Charting a gender-inclusive path for post-pandemic recovery and resilience in Asia
By Erik Jorgensen
April 27, 2023
At the outset of the Covid-19 pandemic, many public figures wondered if the shared experience of economic disruption would serve as a great equalizer. It soon proved to be the opposite. Lockdowns, job losses, and intra-household dynamics, exacerbated by a new way of life, widened existing inequalities within society – including those between men and women. How can we ensure that women and girls are included in recovery programs and that the next crisis does not put them at further economic and social disadvantage?
To help answer these questions, the Asian Development Bank Institute and Inclusion Economics at Yale University cohosted the Gender-Sensitive Economic Recovery and Resilience in Asia Conference in Tokyo March 9-10, 2023. The event convened researchers and policymakers in the region to discuss a recovery period in a complex landscape of shocks – not only in public health, but also climate and conflict. Presentations examined what we know about how the economic and political status of women has changed during the Covid-19 era, and what policies can help ensure that post-pandemic recoveries and preparation for future shocks are gender-inclusive.
Pathways to post-pandemic economic recovery for women
The first keynote of the conference was delivered by Rohini Pande, Henry J. Heinz II Professor of Economics and Director of Inclusion Economics at Yale University. She outlined the dual forces keeping women from fully recovering from the pandemic. First, women were pushed out of the labor market at higher rates, working in less stable jobs and in sectors hit the hardest by lockdowns, like the service industry. Second, they were pulled into relatively more household duties, and were more likely to exit the labor force due to marriage, pregnancy, and difficulties remigrating to areas of economic opportunity. Underlying and driving both of these forces were restrictive gender norms. The degree to which women were affected by these forces was further influenced by characteristics like geographic location, economic status, and household dynamics. Pande used novel analysis of national datasets and household data from a recent impact evaluation in the Indian state of Madhya Pradesh to illustrate women’s different experiences of the pandemic in India, drawing particular attention to the successes of government social protection programs for rural women, and the need for more targeted support for young urban women.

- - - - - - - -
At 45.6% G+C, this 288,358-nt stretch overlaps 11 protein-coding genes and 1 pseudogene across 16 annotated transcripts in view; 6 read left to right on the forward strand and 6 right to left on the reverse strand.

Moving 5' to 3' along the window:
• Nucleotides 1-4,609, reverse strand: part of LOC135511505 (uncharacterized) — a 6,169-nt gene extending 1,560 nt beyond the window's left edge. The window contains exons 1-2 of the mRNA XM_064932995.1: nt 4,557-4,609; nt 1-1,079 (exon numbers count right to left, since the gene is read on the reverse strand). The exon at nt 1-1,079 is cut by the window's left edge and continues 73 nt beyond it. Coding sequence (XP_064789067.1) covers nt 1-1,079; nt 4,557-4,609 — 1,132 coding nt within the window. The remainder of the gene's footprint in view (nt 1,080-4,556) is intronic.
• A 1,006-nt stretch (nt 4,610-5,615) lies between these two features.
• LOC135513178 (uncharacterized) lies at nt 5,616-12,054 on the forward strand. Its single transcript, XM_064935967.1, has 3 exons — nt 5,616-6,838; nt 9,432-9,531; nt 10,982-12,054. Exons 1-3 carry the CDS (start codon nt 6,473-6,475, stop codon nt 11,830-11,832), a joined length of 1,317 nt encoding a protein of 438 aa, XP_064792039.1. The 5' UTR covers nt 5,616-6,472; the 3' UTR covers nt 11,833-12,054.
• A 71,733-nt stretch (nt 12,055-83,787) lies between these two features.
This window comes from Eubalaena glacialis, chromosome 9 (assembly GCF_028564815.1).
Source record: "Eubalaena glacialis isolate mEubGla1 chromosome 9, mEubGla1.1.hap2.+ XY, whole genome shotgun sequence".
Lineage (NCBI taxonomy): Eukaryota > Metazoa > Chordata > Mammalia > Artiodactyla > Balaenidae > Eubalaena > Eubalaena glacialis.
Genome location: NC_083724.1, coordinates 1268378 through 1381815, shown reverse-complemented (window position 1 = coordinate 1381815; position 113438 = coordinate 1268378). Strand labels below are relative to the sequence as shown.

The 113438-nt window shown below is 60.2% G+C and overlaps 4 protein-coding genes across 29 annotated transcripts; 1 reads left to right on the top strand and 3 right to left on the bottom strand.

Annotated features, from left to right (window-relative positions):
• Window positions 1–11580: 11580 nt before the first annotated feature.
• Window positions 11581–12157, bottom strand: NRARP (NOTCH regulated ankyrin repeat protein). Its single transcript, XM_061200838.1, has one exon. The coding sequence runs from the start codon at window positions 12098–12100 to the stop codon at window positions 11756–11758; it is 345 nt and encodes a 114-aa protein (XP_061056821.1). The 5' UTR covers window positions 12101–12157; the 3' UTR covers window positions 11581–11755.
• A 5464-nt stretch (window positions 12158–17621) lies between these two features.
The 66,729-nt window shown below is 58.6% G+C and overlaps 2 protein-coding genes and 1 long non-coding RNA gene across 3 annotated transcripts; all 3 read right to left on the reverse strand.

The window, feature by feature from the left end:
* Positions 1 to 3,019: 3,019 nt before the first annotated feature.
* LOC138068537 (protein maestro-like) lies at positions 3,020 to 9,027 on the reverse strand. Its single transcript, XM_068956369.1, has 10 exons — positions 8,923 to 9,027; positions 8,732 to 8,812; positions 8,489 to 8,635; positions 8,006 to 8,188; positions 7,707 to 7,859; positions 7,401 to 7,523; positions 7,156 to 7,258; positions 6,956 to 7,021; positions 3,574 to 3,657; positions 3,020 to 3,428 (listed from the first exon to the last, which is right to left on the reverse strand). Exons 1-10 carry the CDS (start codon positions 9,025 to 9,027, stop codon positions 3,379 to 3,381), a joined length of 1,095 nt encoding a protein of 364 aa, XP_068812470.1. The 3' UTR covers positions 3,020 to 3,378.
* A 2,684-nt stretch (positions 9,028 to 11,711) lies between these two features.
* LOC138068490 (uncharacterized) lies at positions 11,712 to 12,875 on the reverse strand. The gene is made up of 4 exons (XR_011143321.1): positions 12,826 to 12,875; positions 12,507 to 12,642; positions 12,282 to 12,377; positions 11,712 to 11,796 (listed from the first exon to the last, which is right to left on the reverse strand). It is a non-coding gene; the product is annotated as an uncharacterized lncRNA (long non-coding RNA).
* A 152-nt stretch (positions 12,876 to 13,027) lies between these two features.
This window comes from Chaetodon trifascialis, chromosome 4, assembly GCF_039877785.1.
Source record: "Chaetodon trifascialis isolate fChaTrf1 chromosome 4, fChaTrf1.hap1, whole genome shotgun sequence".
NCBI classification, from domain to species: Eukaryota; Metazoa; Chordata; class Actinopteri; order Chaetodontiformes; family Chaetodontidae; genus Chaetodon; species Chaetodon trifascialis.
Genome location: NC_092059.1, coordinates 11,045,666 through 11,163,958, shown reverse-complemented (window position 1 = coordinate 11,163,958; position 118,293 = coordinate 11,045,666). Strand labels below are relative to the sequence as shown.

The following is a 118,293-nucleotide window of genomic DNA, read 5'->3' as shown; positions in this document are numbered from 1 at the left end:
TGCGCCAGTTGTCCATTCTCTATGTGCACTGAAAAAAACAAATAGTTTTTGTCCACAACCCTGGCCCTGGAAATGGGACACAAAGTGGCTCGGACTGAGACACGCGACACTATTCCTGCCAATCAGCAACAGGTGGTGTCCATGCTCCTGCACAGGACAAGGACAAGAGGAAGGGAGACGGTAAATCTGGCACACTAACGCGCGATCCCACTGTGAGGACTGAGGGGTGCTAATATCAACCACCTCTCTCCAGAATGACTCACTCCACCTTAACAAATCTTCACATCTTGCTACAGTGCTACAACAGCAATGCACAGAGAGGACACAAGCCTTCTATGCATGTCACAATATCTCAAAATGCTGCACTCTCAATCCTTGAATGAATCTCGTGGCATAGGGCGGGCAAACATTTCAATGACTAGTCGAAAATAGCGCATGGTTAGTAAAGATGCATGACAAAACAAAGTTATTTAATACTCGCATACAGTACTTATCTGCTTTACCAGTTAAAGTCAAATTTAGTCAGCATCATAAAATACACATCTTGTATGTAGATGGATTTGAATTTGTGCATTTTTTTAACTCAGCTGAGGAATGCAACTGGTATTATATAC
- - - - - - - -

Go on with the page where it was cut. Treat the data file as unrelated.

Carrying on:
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- Roli Asthana, United Nations
- Erik Berglof, Chief Economist, Asian Infrastructure Investment Bank
- Takahiro Sawayanagi, Advocacy Officer, Plan International Japan
- Hans Timmer, Chief Economist, South Asia, World Bank
- Moderator: Charity Troyer Moore, Scientific Director, Inclusion Economics at Yale University
How do we translate economic research into systemic change that transforms women’s economic and political status in the region? The policy panel on day 1 of the conference discussed how our actions can drive forward positive change for women.
One important theme that came out of the discussion was that of starting at home: organizations seeking to promote gender inclusivity and female empowerment must first look at their policies, equity, and the very composition of their advisory boards. They cannot advise institutions on creating gender-sensitive policy without women sitting at the decision-making table. Beyond this, the panel discussion brought to the forefront the tension between supply- and demand-side constraints to female employment: highlighting how, among others, job scarcity and restrictive gender norms are factors keeping many women in the region out of the labor force – with experts expressing differing views on the relative importance of both.
WATCH THE POLICY PANEL
How are gender norms perceived?
The second keynote was delivered by David Yanagizawa-Drott, Professor of Economics at the University of Zurich. He posed the question: “if restrictive gender norms are so central to the limitation of economic opportunity for women, what do we know about how widely these views are held, and do societal norms reflect the typical individual beliefs of men in society?” Using survey data collected in 60 countries worldwide, he established that societal norms are not direct reflections of individual beliefs – presenting four stylized facts:
- Support for basic rights for women is universally underestimated.
- Men’s support for basic rights for women is more underestimated than women’s support.
- Support for affirmative action for women is underestimated in low-gender-equality countries and overestimated in high-gender-equality countries.
- Men’s support for affirmative action for women is more underestimated than women’s support in almost all countries. In low-gender-equality countries, both men’s and women’s support are underestimated, while women’s support is overestimated and men’s support is not misperceived in high-gender-equality countries.